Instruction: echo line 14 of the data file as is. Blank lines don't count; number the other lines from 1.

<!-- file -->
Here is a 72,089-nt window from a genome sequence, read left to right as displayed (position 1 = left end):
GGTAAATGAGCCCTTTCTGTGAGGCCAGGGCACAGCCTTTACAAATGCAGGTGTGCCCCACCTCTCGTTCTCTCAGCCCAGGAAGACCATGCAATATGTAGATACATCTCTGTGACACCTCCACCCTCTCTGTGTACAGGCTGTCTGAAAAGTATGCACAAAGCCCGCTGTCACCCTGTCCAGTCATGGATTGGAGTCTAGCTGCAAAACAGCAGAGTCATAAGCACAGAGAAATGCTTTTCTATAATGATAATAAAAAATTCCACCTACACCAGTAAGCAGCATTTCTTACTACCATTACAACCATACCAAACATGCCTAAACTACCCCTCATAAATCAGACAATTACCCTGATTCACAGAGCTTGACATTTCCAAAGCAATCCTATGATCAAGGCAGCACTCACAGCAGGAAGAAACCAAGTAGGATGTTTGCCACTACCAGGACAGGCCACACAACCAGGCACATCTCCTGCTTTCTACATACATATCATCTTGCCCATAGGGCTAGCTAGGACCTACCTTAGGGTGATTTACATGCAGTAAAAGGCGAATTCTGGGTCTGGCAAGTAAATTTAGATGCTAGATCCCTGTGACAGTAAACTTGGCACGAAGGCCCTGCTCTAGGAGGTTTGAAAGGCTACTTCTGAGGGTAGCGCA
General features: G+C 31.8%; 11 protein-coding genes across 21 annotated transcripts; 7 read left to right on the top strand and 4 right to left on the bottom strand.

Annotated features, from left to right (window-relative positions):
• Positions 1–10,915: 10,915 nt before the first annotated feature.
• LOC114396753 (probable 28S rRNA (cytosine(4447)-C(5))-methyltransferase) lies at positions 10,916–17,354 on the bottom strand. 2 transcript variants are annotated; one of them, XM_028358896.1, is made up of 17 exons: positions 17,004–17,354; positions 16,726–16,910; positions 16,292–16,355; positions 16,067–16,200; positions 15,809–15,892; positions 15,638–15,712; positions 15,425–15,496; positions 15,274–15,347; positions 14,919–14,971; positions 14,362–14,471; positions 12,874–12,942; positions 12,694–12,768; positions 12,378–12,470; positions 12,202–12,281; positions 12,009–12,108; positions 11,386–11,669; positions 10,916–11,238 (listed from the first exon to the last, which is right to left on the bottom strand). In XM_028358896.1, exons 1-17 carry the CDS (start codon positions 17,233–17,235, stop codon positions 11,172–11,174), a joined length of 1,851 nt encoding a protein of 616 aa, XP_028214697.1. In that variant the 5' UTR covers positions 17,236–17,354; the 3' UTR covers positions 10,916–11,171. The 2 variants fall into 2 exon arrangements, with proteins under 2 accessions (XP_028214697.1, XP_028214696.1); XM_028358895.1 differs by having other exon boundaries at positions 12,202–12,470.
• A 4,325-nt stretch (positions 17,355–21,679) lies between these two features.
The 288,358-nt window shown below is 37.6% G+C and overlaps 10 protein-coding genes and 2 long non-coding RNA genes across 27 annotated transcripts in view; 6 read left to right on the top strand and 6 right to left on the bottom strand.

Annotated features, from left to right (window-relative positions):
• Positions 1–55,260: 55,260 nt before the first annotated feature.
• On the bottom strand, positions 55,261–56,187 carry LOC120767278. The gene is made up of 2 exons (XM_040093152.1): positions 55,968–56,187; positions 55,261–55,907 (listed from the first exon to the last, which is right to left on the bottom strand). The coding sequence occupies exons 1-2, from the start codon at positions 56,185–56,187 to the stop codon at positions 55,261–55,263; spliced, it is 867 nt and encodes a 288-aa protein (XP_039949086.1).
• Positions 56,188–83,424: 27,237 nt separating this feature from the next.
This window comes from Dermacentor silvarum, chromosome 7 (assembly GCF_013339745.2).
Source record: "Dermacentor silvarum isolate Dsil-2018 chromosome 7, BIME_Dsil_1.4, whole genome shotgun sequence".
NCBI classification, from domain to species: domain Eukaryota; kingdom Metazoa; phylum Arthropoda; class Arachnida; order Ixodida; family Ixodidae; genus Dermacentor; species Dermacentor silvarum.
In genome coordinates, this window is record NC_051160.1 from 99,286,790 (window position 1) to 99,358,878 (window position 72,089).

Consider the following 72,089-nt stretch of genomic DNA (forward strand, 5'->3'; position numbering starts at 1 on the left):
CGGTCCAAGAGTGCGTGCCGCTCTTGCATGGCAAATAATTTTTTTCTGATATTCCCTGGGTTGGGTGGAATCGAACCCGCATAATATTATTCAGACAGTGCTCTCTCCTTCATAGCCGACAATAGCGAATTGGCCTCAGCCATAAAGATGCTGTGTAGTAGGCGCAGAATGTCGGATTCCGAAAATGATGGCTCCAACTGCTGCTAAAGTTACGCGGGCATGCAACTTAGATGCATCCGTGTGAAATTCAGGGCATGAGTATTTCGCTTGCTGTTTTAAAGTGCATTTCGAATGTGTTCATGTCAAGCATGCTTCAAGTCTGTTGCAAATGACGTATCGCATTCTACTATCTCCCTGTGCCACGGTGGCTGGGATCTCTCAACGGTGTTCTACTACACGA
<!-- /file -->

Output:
Source record: "Dermacentor silvarum isolate Dsil-2018 chromosome 7, BIME_Dsil_1.4, whole genome shotgun sequence".